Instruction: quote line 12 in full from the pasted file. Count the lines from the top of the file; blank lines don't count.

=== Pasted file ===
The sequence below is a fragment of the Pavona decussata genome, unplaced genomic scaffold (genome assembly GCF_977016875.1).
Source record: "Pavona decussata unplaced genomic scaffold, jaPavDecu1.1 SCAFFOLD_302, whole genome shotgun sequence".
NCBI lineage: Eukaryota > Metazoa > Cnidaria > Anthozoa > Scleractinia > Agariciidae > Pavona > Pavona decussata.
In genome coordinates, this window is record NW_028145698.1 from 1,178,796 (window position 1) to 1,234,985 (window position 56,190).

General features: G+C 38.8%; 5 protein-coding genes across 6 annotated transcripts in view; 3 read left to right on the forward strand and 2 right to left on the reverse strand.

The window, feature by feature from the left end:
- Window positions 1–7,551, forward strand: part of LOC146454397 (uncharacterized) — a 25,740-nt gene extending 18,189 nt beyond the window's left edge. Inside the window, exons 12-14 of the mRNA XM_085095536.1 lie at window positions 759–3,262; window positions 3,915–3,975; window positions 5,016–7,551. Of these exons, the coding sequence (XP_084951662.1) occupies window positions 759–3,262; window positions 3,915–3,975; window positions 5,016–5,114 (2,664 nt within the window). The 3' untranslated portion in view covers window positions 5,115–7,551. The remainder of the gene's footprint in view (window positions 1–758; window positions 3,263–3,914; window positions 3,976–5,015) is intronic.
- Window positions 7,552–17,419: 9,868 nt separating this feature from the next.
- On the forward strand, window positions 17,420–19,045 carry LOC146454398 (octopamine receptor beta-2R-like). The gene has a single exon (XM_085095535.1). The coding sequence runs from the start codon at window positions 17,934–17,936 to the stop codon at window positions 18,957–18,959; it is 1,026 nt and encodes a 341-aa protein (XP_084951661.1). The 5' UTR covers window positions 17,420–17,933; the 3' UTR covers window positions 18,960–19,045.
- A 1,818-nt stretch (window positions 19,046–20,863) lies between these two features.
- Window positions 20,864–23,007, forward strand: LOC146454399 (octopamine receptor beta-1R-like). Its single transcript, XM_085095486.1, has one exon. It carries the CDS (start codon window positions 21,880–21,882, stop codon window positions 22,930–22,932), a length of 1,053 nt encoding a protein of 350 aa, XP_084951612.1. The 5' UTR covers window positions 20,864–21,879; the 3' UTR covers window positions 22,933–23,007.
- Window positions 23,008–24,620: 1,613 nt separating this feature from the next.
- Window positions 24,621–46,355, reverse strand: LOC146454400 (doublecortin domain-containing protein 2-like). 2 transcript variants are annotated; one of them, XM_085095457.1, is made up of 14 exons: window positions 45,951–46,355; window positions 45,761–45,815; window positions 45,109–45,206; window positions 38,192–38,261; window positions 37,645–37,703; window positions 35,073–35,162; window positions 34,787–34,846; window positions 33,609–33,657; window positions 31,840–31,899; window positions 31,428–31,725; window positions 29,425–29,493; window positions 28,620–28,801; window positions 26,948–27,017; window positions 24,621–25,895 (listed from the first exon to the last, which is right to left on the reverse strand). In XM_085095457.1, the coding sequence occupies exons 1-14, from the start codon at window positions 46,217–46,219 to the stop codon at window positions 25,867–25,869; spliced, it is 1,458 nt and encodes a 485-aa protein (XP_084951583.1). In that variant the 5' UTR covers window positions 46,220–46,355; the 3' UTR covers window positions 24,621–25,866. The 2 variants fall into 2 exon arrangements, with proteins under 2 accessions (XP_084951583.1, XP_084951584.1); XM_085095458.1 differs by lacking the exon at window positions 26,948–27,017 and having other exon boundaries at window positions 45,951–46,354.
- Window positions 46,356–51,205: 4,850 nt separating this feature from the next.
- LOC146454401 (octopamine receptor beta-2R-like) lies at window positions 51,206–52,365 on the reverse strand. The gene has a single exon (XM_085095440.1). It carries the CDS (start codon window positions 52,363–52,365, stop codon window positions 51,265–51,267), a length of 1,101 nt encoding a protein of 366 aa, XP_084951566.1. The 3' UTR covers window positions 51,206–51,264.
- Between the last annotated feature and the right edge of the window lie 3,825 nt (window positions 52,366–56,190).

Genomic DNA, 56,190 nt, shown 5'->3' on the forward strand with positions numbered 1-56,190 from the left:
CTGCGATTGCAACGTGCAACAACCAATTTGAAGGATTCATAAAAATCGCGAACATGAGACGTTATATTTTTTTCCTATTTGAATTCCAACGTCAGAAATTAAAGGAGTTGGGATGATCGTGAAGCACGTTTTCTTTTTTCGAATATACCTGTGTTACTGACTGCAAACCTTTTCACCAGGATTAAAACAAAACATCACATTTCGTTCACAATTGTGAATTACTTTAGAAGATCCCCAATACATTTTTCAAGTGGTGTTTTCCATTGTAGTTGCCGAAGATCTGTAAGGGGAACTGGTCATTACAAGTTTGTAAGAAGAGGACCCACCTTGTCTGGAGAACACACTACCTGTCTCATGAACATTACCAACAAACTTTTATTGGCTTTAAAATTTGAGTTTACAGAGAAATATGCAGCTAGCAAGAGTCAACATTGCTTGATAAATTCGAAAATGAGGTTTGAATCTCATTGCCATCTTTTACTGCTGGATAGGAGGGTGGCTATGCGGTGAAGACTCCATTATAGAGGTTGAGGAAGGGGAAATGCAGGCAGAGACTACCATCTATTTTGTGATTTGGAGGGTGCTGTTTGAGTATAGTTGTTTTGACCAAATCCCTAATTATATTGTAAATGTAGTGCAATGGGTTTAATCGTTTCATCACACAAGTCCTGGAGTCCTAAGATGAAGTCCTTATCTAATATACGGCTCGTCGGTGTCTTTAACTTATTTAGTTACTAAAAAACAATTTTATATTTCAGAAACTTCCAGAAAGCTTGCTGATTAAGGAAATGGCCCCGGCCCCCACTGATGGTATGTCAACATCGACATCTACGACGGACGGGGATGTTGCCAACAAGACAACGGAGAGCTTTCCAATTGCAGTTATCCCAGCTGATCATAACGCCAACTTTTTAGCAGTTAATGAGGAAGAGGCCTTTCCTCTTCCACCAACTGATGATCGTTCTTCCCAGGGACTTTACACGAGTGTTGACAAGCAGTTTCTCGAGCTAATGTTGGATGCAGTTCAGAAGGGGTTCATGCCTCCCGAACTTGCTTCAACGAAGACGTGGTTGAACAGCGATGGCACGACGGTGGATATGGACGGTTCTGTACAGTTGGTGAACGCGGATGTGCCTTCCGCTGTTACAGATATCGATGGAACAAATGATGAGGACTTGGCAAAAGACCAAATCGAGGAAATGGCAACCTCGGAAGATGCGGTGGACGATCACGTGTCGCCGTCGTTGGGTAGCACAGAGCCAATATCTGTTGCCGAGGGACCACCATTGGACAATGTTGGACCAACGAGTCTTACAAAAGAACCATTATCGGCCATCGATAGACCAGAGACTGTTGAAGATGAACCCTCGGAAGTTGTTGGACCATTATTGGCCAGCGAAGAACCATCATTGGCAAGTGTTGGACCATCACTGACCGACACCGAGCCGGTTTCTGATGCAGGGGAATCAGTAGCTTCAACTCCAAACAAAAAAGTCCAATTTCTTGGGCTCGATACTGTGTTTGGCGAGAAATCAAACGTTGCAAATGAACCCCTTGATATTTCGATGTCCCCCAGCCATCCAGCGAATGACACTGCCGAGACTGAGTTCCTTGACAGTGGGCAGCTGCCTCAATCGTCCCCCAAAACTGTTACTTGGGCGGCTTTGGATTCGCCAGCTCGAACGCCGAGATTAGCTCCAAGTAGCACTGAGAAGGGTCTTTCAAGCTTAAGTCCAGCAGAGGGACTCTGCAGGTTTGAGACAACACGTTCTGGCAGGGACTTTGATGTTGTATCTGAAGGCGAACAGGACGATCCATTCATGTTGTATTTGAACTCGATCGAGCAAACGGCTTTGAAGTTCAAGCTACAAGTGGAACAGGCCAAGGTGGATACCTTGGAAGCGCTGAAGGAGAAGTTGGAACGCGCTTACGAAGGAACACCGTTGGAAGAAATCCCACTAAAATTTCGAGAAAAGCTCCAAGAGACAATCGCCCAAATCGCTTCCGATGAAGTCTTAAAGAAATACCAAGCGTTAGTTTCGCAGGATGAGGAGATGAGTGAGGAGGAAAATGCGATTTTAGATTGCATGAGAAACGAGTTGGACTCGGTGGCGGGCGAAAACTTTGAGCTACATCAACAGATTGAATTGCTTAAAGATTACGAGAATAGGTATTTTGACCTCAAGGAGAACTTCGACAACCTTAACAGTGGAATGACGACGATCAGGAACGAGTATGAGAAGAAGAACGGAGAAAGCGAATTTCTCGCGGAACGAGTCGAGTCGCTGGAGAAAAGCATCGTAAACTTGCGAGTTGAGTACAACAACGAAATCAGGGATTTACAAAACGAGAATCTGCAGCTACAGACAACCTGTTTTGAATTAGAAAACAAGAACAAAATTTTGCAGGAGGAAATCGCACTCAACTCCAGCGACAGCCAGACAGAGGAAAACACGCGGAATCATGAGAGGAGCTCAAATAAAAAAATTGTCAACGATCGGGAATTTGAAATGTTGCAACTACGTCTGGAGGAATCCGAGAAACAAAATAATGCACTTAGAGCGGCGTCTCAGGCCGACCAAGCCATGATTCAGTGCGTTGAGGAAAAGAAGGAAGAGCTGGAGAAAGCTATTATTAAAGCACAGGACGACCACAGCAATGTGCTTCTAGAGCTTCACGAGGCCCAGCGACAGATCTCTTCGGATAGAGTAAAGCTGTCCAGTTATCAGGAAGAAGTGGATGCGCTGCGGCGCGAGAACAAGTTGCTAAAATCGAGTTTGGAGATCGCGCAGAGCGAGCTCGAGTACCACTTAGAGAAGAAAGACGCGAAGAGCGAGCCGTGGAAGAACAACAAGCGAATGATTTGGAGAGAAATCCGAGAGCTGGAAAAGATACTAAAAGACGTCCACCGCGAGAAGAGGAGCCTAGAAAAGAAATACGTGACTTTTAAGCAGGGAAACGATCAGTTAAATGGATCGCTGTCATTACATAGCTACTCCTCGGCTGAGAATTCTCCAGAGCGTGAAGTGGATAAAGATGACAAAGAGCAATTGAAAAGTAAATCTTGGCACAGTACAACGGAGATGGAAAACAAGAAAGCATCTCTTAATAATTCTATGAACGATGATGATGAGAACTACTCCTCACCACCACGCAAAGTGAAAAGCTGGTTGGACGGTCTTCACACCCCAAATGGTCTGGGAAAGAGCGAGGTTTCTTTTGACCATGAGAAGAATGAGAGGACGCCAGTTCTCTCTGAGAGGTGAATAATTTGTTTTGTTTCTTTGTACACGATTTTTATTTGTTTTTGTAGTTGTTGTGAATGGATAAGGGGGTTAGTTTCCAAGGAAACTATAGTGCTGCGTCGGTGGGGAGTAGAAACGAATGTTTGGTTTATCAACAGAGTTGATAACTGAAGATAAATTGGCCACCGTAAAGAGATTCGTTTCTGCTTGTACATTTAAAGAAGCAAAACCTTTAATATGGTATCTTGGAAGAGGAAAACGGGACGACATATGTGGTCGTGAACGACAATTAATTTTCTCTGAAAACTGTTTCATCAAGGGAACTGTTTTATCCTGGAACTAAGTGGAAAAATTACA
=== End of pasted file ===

- Window positions 23,008–24,620: 1,613 nt separating this feature from the next.